If you’re passionate about writing songs and learning music, studying the order of flats and sharps is essential. It is a significant part of music theory. You may already be aware that every key has a unique set of sharps and flats.
In this guide, we will show you the exact order and also present it easily.
The Order of Flats (♭)
The order of flats comprises seven flat notes. The order tells what notes are flat in a key
Let’s first learn the order of flats using a simple acronym. The order of the flats is B-E-A-D-G-C-F. You can also use a simple mnemonic for this:
Better Eat A Darn Good Chicken Fajita
The order of flats is shown like this:
B♭ – E♭ – A♭ – D♭ – G♭ – C♭ – F♭
If a key has one flat, it only contains the first flat from the order of the flats, the B♭ key. Assuming the key has two flats, it uses the first two flats from the given order of flats B♭ and E♭ . A key with five flats will contain the first five flats from the above order: B♭, E♭, A♭, D♭ , and G♭.
Taking another example of this, the A♭ major key contains four flats. So taking this into consideration, we use the first four flats from the order of flats that are B♭, E♭, A♭ , and D♭. Now, starting on the root A♭, the A♭ , a major key is spelled as A♭, B♭, C, D♭, E♭, F, and G. As you can see, it contains the four flats, and the rest of the notes are natural.
The Order of Sharps (#)
Let’s start with a way you can learn the order of sharps easily. The order goes F-C-G-D-A-E-B. You can use a mnemonic for this:
Fat Cats Go Down Alleys Eating Birds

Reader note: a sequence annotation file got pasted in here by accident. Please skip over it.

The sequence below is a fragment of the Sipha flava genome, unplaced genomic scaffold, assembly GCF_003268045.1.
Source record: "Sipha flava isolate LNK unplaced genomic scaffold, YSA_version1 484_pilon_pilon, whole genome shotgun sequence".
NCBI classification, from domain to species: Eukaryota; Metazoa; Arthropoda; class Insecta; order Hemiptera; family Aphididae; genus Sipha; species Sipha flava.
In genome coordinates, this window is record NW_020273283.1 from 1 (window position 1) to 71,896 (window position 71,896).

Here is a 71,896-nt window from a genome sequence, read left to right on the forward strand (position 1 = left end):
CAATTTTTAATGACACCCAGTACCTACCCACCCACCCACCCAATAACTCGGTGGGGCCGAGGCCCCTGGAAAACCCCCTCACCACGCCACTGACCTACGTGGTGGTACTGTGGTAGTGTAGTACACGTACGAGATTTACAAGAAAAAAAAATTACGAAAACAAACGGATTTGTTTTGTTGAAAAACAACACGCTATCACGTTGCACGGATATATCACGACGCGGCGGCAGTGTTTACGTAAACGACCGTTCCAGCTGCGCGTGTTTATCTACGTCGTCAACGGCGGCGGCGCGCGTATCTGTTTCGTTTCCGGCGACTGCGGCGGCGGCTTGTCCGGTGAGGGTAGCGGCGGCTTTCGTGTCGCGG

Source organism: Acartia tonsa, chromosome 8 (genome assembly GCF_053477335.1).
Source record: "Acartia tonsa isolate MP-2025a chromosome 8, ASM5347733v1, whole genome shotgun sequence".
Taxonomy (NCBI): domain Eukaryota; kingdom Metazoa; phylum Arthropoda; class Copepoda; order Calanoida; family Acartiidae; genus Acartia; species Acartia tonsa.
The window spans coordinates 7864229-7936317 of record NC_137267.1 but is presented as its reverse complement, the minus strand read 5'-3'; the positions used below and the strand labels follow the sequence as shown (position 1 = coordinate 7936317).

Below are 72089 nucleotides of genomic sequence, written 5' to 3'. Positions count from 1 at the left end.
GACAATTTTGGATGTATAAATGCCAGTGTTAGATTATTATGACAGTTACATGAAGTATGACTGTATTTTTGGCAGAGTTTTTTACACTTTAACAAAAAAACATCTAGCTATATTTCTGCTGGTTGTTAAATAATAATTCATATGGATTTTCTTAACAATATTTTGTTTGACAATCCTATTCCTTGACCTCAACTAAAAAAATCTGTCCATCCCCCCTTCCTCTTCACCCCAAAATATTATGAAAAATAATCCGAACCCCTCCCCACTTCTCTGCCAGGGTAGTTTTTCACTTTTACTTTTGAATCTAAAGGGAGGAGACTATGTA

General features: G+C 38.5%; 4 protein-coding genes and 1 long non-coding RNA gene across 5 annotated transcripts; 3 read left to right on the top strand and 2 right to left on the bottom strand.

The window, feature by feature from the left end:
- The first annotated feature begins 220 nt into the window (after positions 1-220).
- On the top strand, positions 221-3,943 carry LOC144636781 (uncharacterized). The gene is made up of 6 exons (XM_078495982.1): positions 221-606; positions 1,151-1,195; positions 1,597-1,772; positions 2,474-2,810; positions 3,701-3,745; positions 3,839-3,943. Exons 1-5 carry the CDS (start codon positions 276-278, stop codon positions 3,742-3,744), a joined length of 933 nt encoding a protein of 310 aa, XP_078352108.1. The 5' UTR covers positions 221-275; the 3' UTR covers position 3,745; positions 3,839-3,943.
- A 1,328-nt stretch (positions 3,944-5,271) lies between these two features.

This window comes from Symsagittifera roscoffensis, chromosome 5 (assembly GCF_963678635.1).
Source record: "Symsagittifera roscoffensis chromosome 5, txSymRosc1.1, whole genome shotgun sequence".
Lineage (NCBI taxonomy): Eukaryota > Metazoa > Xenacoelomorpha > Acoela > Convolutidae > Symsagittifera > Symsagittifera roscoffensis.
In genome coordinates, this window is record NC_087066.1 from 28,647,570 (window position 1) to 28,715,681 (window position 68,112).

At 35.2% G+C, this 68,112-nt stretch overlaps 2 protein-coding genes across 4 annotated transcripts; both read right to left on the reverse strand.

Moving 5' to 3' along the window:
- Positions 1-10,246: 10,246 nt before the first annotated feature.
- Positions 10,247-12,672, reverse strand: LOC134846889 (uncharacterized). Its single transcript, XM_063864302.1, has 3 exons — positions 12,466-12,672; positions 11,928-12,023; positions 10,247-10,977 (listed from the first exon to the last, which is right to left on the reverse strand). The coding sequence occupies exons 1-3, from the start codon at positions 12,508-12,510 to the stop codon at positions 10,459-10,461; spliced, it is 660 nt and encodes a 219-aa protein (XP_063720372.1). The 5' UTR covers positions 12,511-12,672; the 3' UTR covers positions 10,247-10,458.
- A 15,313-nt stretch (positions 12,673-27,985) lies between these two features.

You can also make up your own mnemonics using the first letters of words to make up a memorable phrase.
The order of sharps in the sharp key is always shown like this:
F# – C# – G# – D# – A# – E# – B#
The order of sharps works the same way as the flat order. The G major key contains one sharp from the order of sharps, the F#. Spelling the G major scale looks like this: G, A, B, C, D, E, and F#.
Similarly, another example of this is the A major key. It contains three sharps which will be F#, C#, and G#. This way, the A major is spelled as A, B, C#, D, E, F#, and G#.
Memorizing the Order
The order of flats is the same as the order of sharps when writing them backward.
So taking the order of sharps:
F C G D A E B
Left to right is the order of sharps and going from right to left is the order of flats.
Use this nice trick to quickly learn the order of sharps and flats. This way, using the above methods, you can opt to use one of the mnemonics for either learning flats or sharps. Then you can just reverse the order to get the order of the latter.
Applying This Easily
So, if someone asks you how many sharps there are in the key of A Major. The best method to accomplish this if you don’t have sheet music in front of you is to think for a second. Begin at C Major and go fifth up. You’ll see that you hit G, D, and then A. Because you add them up, we know G has one sharp, D has two sharps, and A has three sharps.
Using the methods we discussed above, the sharps you get are F#, C#, and G#.
Why We Need Note Names
Most beginner musicians are often confused about learning new note names like E#, B#, F♭ , and D♭. Now, that may have seemed easy but isn’t C♭ and B the same thing? There is a reason for these note names.
We should avoid having two similar letters on the same scale, such as B and Bb, as it can cause confusion and just make the music sheet hard to read.
For example, the G♭ major key could be misspelled as G♭, A♭, B♭, B, D♭, E♭ , and F. Note that there are two B notes and lack a C note. Correcting this, it should be G♭, A♭, B♭, C♭, D♭, E♭ , and F.
Remember to never miss the sharps and the flats in a key spelling as it’s either one or the other.
Music theory can be a bit dry compared to actually practicing on your instrument, but it is an essential part of learning music. It’s all about repetition, and applying the order of sharps and flats will help you get better at it.
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Josh is the founder and main author of Songwriter Nation. He has played music for over twenty years and even studied music at university earning a minor in music.